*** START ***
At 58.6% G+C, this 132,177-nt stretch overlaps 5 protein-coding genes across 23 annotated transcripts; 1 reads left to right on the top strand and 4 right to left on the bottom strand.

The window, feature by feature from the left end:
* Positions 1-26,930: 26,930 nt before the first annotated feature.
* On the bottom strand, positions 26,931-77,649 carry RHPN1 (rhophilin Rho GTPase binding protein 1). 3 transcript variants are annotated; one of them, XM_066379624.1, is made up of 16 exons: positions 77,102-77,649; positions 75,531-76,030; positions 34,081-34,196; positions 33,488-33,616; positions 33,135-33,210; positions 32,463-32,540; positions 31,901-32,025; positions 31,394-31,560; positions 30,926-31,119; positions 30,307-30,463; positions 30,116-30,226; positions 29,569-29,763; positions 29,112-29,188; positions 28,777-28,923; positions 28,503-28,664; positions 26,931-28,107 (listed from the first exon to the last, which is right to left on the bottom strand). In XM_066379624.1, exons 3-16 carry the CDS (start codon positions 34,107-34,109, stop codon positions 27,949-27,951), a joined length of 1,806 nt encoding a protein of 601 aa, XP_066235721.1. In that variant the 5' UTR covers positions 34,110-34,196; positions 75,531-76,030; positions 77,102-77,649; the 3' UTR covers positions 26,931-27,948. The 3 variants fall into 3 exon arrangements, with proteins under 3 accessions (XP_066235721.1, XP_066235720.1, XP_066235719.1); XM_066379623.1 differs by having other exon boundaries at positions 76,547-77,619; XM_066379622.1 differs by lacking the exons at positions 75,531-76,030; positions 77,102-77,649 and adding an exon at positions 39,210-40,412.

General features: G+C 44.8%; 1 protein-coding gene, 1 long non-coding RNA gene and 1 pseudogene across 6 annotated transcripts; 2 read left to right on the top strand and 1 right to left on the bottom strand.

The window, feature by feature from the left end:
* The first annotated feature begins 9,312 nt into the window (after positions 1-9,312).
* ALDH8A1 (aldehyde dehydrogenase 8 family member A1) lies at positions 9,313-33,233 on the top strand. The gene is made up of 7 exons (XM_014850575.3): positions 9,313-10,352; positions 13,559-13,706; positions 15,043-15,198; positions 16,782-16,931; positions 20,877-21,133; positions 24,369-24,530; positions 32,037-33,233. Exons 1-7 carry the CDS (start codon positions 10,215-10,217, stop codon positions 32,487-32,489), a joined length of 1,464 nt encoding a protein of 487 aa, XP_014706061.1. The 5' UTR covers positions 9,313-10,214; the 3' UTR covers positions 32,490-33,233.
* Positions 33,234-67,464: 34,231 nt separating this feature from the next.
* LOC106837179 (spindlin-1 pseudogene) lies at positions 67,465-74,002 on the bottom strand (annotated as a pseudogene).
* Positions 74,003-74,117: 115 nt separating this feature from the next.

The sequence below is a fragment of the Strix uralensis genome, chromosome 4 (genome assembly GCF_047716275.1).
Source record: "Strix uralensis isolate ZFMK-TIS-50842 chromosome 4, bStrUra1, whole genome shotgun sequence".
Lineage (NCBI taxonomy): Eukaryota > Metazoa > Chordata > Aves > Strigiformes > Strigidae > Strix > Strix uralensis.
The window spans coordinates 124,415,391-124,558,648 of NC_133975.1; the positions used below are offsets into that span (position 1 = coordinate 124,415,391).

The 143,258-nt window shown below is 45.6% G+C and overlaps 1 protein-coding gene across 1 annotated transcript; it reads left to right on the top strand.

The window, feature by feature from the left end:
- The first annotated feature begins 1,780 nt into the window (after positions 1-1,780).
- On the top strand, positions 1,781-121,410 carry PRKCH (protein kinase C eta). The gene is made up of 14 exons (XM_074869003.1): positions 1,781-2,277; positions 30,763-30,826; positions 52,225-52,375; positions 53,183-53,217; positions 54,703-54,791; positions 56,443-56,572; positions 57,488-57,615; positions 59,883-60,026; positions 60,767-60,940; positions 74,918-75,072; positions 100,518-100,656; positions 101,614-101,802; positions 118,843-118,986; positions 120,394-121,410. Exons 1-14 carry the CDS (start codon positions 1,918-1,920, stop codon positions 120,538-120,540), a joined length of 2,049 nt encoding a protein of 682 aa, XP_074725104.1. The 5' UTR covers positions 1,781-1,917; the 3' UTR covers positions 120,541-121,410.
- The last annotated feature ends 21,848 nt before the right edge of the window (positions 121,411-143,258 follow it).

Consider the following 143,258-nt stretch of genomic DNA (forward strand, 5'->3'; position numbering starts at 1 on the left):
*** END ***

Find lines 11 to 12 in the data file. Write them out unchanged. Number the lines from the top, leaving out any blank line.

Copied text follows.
* Positions 74,003-74,117: 115 nt separating this feature from the next.

The sequence below is a fragment of the Strix uralensis genome, chromosome 4 (genome assembly GCF_047716275.1).